Revalidate teachers, end A-levels, boost SEND status, more staff quit – read more to catch up with this month’s key news
‘Boost SEND leadership status’
There must be more special educational needs and disabilities coordinators (SENCOs) on school leadership teams. Children’s Minister Will Quince also told parents at a Special Needs Jungle webinar that ideally headteachers should have a SENCO qualification too. Earlier in the month, Mr Quince launched his ‘Delivering Better Value in SEND’ programme, which includes plans to ensure ‘proper’ investment in SEND leadership. More than half of councils face potential intervention by the DfE if they do not cut their SEND spending. They will be given ‘support’ to make their services ‘sustainable’.
New curriculum plans for Oak Academy
- Arms-length government curriculum body Oak Academy is to offer new resources to ‘stretch’ pupils. This was one of the proposals set out in a webinar looking at how the organisation can best work in future. Ministers hoped the new body would be set up by the autumn, but there appear to be stumbling blocks to overcome. These include the issue of copyright over teacher-produced materials.
Concern over exam delays
- Schools are concerned about potential delays to exam results as AQA staff in Unison and Unite consider strike action over pay. But the exam body said ‘threats of disruption are nonsense’. The NEU has also threatened strike action in the autumn if teachers are not given an ‘inflation-plus’ pay rise. Meanwhile, head of Ofqual Jo Saxton admitted that mistakes in exam papers had caused ‘distress’ for schools. She also told delegates at the Confederation of School Trusts conference that she anticipates very few schools achieving higher results than in 2021, when teacher assessment replaced exams.
Threat of legal action over careers provision
- Schools who do not give pupils at least six ‘encounters’ with further education and apprenticeship providers could face legal action. A consultation by the DfE is looking into how these careers provision requirements, set out in the Skills and Post-16 Education Act 2022, will be enforced.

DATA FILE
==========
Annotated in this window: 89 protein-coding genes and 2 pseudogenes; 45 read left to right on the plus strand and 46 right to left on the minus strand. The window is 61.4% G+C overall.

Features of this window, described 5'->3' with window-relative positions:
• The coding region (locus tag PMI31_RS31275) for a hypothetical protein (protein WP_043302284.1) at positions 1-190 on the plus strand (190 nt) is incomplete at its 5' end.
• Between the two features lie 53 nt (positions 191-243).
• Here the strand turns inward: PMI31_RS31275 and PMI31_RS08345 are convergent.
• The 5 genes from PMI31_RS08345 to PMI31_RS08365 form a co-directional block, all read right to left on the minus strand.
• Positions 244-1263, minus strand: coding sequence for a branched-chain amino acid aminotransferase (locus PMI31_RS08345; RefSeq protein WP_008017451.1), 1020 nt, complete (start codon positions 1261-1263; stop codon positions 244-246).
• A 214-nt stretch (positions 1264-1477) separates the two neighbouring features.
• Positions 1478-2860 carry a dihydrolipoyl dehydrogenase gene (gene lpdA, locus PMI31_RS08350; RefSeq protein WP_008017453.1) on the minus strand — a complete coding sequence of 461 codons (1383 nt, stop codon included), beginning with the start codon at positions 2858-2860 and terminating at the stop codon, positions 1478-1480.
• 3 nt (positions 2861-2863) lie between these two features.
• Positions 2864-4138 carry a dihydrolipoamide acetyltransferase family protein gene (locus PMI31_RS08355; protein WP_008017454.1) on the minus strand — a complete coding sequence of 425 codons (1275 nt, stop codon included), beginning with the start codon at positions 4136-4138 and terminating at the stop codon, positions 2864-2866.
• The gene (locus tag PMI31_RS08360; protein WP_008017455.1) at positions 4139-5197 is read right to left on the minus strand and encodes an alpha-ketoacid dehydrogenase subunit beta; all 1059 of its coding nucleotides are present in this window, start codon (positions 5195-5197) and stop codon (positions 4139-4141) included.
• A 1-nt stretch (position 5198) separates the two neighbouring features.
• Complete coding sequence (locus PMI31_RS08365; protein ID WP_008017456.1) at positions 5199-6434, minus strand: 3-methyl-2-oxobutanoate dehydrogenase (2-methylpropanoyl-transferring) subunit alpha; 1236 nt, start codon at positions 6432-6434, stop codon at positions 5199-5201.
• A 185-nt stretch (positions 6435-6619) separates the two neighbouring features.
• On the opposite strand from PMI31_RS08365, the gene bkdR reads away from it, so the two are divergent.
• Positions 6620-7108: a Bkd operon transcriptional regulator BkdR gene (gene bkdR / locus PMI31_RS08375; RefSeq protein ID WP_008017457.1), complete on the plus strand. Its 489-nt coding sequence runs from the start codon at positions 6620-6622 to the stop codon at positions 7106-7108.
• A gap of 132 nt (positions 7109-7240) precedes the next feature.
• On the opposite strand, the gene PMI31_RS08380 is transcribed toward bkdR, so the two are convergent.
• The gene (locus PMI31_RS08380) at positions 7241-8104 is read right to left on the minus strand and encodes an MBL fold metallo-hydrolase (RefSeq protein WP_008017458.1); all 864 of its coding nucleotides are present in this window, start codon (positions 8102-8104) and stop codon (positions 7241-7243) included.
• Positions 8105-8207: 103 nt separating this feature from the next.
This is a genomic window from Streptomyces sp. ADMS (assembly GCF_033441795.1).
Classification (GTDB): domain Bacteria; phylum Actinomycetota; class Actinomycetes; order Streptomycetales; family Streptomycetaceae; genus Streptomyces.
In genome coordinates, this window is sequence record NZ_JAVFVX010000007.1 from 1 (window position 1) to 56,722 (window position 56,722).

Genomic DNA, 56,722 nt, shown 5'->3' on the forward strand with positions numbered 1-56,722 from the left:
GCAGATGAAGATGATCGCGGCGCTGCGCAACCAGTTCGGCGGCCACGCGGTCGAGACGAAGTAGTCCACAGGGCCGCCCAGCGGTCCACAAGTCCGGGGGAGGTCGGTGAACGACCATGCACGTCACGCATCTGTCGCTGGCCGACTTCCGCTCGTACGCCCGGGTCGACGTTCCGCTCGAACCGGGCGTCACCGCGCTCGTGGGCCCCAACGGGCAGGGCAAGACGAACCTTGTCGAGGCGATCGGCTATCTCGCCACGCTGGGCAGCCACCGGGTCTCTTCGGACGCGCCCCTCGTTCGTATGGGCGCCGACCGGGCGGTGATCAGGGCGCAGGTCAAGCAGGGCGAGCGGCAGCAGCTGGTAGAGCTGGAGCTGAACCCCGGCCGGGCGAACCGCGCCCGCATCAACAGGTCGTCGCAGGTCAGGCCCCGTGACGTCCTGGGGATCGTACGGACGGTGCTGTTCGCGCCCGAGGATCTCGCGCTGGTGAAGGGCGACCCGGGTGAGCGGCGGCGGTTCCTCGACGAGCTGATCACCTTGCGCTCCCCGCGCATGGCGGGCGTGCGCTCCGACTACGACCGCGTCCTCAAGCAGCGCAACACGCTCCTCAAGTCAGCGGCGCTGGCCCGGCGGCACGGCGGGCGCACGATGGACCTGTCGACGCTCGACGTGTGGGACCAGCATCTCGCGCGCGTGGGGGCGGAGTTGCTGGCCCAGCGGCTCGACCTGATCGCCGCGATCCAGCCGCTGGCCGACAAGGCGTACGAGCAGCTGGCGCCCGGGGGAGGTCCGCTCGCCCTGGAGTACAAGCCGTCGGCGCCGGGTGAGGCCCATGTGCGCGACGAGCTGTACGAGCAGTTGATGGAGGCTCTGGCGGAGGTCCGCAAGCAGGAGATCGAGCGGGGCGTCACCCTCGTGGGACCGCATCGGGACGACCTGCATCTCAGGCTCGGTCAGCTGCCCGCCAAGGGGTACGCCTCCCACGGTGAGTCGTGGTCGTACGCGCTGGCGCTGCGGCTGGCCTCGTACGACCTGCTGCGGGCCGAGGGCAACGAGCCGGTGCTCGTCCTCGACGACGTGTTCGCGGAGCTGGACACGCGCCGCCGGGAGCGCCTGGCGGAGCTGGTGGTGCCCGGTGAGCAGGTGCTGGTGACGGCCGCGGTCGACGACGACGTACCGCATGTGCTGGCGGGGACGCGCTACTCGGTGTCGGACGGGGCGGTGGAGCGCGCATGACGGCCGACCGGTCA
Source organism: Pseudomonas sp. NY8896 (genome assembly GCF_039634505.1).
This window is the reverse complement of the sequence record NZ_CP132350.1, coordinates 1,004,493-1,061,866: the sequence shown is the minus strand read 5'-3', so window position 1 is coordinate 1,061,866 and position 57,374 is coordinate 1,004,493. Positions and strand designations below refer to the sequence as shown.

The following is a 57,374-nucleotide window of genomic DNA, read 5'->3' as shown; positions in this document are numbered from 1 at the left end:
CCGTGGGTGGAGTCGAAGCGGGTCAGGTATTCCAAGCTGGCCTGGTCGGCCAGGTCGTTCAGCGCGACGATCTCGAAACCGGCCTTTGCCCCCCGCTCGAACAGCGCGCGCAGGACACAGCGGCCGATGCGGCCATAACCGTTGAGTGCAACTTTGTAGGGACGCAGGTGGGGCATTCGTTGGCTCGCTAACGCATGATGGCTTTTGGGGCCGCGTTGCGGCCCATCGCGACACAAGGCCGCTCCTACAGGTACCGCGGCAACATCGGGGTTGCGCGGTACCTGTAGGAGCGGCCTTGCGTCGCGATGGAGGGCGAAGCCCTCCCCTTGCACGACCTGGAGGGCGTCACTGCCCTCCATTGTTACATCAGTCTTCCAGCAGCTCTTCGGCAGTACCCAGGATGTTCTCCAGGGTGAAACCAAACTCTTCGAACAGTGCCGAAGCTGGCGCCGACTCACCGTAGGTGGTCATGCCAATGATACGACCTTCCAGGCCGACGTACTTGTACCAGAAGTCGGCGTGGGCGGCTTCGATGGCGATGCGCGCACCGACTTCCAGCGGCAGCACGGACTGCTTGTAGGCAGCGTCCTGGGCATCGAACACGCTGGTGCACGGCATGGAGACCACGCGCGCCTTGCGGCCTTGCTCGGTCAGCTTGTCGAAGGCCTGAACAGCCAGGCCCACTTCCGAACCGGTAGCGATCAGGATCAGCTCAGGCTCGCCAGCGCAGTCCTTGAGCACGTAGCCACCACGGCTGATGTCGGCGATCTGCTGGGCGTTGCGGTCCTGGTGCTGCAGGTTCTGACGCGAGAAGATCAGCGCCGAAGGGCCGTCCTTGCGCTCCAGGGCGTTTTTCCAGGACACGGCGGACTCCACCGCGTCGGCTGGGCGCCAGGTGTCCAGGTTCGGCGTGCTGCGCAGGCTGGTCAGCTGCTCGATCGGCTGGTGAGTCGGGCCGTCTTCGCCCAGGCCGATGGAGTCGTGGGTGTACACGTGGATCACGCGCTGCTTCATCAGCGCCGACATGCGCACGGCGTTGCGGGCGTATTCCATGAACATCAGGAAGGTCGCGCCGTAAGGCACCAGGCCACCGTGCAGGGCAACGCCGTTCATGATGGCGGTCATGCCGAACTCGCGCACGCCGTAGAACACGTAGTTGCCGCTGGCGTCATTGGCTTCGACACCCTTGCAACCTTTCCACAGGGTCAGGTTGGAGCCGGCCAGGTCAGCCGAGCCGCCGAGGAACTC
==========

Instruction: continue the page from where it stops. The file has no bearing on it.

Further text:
More woes for Tutoring Programme
- Schools have been asked to extend tutoring sessions to complete their tutoring package before the end of August, as the DfE struggles to hit its target of two million courses. Later in the month, it was revealed that a review of the struggling National Tutoring Programme had been delayed until the autumn – two years after its launch. This is because teacher-assessed grades were more complex to evaluate than originally anticipated, according to a spokesperson for the Education Endowment Foundation, involved in the programme.
‘End A-levels to remove academic snobbery’
- A-levels must be replaced to combat ‘academic snobbery’. A focus on these exams ‘forces young people to abandon a broad range of skills at the age of 16,’ said Royal Society President Sir Adrian Smith. This then ‘limits their abilities to transition into a wider set of jobs throughout their lives’.
Academies under scrutiny
- Academies are to be put under the spotlight to check for irregularities – as the government pushes ahead with plans to ensure all schools convert. This includes reviewing minimum standards for Trust behaviour, how to incentivise improvements, and how to ‘reduce the burden of regulation’.
Covid sees more staff quit
- Vacancies for school leader jobs have increased by up to 85% since Covid. Leading after Lockdown, by researchers from the Universities of Nottingham and Oxford, also revealed that the number of heads and senior leaders considering quitting since Covid was still ‘worryingly high’. Nearly one in three school leaders admitted to sometimes or mostly ‘sinking’ when asked in January how they had been surviving during the pandemic. Meanwhile, new government data revealed that one in four pupils were persistently absent during the autumn term, due to Covid and other illnesses.
‘Stuck’ schools trapped by ‘negative’ Ofsted reports
- ‘Stuck schools’ are trapped in a cycle of negative Ofsted ratings, and this needs to change, found a new report from Education Policy Institute. ‘There must be a reset in which school inspections are part of a holistic strategy to target support where it is needed rather than a big stick with which to beat schools’, said ASCL Director of Policy Julie McCulloch, commenting on the findings.
‘Revalidate teachers every 5 years’
A premium for all schools to spend on the arts, career academies that have close links to industry, teachers ‘revalidated’ every five years to ensure their professional development is up to date – these were just some of the recommendations of The Times Education Commission in its 12-point plan for education. Its report shows once again the ‘gulf between the policies of government and the needs of our education system’, said the NEU.
Teacher mentors to gain new status
- Teachers who mentor staff will be able to gain new status from the Chartered College of Teaching in recognition of their work, under new plans announced this month.
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